Not a ton of stuff today, but two papers worth noting that are at the beginning of what some biggish projects will produce. The first is the CALIFA project which is obtaining optical IFU spectroscopy on 600 near-ish by galaxies. The paper, Cid Fernandez et al., describes how they are taking the spectra and processing them to obtain quantities like stellar mass surface density and star formation surface density. The second project is from the HETDEX pilot survey, which has measured [OII] star formation rates for galaxies between z=0.5 and now. Does anyone know why/if I should be particularly impressed that they have [OII] SFRs as opposed to SFRs measured in another way?
|Title:||Resolving galaxies in time and space: I: Applying STARLIGHT to CALIFA data cubes|
|Authors:||Cid Fernandes, R.; Perez, E.; Garcia Benito, R.; Gonzalez Delgado, R. M.; de Amorim, A. L.; Sanchez, S. F.; Husemann, B.; Falcon Barroso, J.;Sanchez-Blazquez, P.; Walcher, C. J.; Mast, D.|
Fossil record methods based on spectral synthesis techniques have matured over the past decade, and their application to integrated galaxy spectra fostered substantial advances on the understanding of galaxies and their evolution. Yet, because of the lack of spatial resolution, these studies are limited to a global view, providing no information about the internal physics of galaxies. Motivated by the CALIFA survey, which is gathering Integral Field Spectroscopy over the full optical extent of 600 galaxies, we have developed an end-to-end pipeline which: (i) partitions the observed data cube into Voronoi zones in order to, when necessary and taking due account of correlated errors, increase the S/N, (ii) extracts spectra, including propagated errors and bad-pixel flags, (iii) feeds the spectra into the STARLIGHT spectral synthesis code, (iv) packs the results for all galaxy zones into a single file, (v) performs a series of post-processing operations, including zone-to-pixel image reconstruction and unpacking the spectral and stellar population properties into multi-dimensional time, metallicity, and spatial coordinates. This paper provides an illustrated description of this whole pipeline and its products. Using data for the nearby spiral NGC 2916 as a show case, we go through each of the steps involved, presenting ways of visualizing and analyzing this manifold. These include 2D maps of properties such as the v-field, stellar extinction, mean ages and metallicities, mass surface densities, star formation rates on different time scales and normalized in different ways, 1D averages in the temporal and spatial dimensions, projections of the stellar light and mass growth (x,y,t) cubes onto radius-age diagrams, etc. The results illustrate the richness of the combination of IFS data with spectral synthesis, providing a glimpse of what is to come from CALIFA and future surveys. (Abridged)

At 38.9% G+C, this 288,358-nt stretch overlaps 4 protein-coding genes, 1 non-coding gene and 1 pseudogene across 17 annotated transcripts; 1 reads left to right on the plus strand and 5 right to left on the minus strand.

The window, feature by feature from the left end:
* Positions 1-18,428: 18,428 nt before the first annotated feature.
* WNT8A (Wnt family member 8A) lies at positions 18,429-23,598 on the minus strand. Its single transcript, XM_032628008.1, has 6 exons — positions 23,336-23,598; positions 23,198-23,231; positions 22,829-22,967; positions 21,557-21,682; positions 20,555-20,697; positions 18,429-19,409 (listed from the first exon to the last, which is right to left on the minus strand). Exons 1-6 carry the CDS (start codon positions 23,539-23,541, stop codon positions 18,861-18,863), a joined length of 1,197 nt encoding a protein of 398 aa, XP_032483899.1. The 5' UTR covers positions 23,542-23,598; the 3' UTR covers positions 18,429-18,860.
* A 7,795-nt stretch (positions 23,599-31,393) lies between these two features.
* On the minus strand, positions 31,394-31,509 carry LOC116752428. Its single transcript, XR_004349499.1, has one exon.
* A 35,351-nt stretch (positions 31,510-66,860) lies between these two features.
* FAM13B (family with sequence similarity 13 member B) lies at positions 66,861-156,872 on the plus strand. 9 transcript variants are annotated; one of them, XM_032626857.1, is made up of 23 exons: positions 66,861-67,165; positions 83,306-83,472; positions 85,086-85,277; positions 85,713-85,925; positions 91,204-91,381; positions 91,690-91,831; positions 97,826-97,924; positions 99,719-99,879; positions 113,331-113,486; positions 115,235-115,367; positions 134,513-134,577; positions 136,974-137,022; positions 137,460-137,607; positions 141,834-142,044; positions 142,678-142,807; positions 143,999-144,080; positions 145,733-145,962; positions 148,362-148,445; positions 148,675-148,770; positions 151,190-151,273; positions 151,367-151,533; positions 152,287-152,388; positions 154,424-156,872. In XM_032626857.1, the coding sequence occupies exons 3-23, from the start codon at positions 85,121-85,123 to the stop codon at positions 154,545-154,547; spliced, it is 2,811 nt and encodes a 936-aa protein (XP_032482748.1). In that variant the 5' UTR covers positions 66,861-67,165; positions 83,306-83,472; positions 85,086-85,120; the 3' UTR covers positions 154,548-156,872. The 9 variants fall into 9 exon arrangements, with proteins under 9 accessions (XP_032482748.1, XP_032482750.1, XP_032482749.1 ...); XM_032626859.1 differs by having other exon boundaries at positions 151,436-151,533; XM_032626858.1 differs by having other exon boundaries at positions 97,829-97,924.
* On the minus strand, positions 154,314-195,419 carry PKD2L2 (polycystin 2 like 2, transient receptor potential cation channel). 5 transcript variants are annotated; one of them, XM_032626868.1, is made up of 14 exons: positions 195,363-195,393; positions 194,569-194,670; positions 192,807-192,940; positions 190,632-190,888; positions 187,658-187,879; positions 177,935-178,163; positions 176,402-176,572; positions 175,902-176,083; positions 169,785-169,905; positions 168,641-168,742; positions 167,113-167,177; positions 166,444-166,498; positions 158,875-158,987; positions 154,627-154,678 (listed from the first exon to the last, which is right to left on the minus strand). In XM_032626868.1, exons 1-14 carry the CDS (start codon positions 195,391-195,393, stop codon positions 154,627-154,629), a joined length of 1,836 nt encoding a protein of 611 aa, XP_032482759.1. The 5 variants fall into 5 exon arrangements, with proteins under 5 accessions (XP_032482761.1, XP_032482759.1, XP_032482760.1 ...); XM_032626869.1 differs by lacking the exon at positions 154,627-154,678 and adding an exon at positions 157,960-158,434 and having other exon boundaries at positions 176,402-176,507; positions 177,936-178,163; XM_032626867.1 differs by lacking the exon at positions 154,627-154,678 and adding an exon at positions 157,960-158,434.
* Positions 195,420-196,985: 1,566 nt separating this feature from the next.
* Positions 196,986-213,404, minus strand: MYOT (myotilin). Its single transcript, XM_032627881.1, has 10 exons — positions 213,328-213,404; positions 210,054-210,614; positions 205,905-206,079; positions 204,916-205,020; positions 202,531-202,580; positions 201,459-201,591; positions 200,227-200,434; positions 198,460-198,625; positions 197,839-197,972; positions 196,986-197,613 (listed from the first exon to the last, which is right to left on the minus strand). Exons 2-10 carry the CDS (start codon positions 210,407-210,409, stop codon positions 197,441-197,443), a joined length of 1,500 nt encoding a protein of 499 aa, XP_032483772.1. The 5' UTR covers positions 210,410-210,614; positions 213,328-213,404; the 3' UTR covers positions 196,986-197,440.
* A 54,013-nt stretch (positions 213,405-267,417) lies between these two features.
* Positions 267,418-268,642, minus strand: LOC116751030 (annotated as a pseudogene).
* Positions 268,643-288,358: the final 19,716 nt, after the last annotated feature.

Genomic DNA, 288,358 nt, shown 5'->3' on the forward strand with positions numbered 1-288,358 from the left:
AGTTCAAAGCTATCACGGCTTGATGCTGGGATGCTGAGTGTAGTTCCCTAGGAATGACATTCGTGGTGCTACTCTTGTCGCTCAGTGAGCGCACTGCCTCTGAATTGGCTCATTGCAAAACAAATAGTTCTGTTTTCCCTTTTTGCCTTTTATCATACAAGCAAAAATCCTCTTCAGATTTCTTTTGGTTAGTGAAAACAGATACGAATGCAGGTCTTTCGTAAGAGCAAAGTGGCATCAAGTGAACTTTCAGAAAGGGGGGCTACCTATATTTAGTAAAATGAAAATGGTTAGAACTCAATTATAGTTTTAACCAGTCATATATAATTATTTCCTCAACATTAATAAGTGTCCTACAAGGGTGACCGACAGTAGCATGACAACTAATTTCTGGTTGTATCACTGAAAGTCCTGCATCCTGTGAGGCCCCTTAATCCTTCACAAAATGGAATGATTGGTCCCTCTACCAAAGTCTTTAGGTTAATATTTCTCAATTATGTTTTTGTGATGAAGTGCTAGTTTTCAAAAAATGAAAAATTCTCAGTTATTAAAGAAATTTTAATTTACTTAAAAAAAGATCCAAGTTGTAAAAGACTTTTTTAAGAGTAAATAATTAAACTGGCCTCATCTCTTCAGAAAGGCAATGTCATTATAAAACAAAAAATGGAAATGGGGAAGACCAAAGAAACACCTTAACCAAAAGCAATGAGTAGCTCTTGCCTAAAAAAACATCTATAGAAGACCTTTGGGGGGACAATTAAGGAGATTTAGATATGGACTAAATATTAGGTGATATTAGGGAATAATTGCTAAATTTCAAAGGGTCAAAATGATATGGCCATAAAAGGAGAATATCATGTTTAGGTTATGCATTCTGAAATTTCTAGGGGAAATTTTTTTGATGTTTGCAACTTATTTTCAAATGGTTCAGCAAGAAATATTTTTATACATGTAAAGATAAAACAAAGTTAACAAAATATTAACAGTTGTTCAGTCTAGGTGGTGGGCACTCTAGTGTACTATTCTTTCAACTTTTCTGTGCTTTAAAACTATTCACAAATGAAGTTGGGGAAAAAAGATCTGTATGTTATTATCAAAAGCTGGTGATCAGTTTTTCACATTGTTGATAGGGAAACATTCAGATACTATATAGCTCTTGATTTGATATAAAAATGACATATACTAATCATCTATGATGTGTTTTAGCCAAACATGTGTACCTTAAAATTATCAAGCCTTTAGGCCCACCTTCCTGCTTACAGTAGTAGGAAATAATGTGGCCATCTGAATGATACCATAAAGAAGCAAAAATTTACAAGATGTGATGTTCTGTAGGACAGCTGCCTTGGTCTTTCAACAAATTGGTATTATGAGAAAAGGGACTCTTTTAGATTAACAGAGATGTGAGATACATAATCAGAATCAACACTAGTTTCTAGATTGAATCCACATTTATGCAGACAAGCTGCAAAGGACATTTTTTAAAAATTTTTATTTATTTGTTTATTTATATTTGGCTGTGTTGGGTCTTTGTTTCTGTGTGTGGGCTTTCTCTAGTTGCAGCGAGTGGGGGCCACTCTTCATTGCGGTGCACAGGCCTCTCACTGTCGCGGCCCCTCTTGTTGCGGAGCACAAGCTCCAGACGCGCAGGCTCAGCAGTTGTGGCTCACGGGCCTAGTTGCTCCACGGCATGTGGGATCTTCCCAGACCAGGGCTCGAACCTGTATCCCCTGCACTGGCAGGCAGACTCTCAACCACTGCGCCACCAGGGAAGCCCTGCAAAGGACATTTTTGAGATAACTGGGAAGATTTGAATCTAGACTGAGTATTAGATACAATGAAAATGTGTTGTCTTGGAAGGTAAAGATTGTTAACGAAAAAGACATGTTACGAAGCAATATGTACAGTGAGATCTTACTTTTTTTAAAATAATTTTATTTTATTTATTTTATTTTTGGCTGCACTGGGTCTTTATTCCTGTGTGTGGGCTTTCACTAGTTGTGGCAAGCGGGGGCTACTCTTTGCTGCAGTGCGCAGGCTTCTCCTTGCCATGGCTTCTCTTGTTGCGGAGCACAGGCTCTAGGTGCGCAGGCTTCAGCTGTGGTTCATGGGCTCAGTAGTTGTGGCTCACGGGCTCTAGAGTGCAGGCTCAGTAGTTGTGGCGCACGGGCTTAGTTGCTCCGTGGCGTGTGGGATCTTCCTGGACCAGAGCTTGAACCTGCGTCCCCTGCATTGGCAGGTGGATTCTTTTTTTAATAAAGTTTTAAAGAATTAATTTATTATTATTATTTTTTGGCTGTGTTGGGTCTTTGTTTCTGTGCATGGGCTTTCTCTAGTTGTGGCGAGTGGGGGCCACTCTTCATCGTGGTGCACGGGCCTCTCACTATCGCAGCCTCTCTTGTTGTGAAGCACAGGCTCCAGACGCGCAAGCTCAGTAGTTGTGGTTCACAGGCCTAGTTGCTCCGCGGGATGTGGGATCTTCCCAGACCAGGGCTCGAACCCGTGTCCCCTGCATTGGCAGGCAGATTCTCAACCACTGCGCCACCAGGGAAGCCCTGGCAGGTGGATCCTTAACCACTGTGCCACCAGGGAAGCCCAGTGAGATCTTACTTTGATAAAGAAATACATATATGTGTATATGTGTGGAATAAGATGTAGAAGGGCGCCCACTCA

|Title:||The HETDEX Pilot Survey. IV. The Evolution of [O II] Emitting Galaxies from z ~ 0.5 to z ~ 0|
|Authors:||Ciardullo, Robin; Gronwall, Caryl; Adams, Joshua J.; Blanc, Guillermo A.; Gebhardt, Karl; Finkelstein, Steven L.; Jogee, Shardha; Hill, Gary J.;Drory, Niv; Hopp, Ulrich; Schneider, Donald P.; Zeimann, Gregory R.; Dalton, Gavin B.|
We present an analysis of the luminosities and equivalent widths of the 284 z < 0.56 [O II]-emitting galaxies found in the 169 square arcmin pilot survey for the Hobby-Eberly Telescope Dark Energy Experiment (HETDEX). By combining emission-line fluxes obtained from the Mitchell spectrograph on the McDonald 2.7-m telescope with deep broadband photometry from archival data, we derive each galaxy’s de-reddened [O II] 3727 luminosity and calculate its total star formation rate. We show that over the last ~5 Gyr of cosmic time there has been substantial evolution in the [O II] emission-line luminosity function, with L* decreasing by ~0.6 +/-0.2 dex in the observed function, and by ~0.9 +/-0.2 dex in the de-reddened relation. Accompanying this decline is a significant shift in the distribution of [O II] equivalent widths, with the fraction of high equivalent-width emitters declining dramatically with time. Overall, the data imply that the relative intensity of star formation within galaxies has decreased over the past ~5 Gyr, and that the star formation rate density of the universe has declined by a factor of ~2.5 between z ~ 0.5 and z ~ 0. These observations represent the first [O II]-based star formation rate density measurements in this redshift range, and foreshadow the advancements which will be generated by the main HETDEX survey.